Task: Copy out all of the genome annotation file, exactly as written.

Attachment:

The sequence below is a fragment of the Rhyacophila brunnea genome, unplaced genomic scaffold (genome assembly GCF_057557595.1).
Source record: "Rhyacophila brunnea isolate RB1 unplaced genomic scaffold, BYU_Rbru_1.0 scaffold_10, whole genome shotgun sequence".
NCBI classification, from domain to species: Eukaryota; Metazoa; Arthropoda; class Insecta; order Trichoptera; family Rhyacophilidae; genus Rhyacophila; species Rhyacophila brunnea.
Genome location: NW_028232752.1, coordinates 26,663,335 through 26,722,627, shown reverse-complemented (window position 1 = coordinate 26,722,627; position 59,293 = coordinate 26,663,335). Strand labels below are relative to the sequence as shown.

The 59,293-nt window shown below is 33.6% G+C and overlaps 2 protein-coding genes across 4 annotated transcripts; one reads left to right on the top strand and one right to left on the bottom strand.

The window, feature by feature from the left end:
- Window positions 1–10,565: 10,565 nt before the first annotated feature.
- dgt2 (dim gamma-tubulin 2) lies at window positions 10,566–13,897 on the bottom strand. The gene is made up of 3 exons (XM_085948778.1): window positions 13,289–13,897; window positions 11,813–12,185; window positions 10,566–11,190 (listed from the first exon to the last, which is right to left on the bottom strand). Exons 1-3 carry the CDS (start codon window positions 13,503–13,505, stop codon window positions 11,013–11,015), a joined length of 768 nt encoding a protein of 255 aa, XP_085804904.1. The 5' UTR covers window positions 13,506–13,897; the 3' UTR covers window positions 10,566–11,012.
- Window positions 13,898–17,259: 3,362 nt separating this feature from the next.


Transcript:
The sequence below is a fragment of the Rhyacophila brunnea genome, unplaced genomic scaffold (genome assembly GCF_057557595.1).
Source record: "Rhyacophila brunnea isolate RB1 unplaced genomic scaffold, BYU_Rbru_1.0 scaffold_10, whole genome shotgun sequence".
NCBI classification, from domain to species: Eukaryota; Metazoa; Arthropoda; class Insecta; order Trichoptera; family Rhyacophilidae; genus Rhyacophila; species Rhyacophila brunnea.
Genome location: NW_028232752.1, coordinates 26,663,335 through 26,722,627, shown reverse-complemented (window position 1 = coordinate 26,722,627; position 59,293 = coordinate 26,663,335). Strand labels below are relative to the sequence as shown.

The 59,293-nt window shown below is 33.6% G+C and overlaps 2 protein-coding genes across 4 annotated transcripts; one reads left to right on the top strand and one right to left on the bottom strand.

The window, feature by feature from the left end:
- Window positions 1–10,565: 10,565 nt before the first annotated feature.
- dgt2 (dim gamma-tubulin 2) lies at window positions 10,566–13,897 on the bottom strand. The gene is made up of 3 exons (XM_085948778.1): window positions 13,289–13,897; window positions 11,813–12,185; window positions 10,566–11,190 (listed from the first exon to the last, which is right to left on the bottom strand). Exons 1-3 carry the CDS (start codon window positions 13,503–13,505, stop codon window positions 11,013–11,015), a joined length of 768 nt encoding a protein of 255 aa, XP_085804904.1. The 5' UTR covers window positions 13,506–13,897; the 3' UTR covers window positions 10,566–11,012.
- Window positions 13,898–17,259: 3,362 nt separating this feature from the next.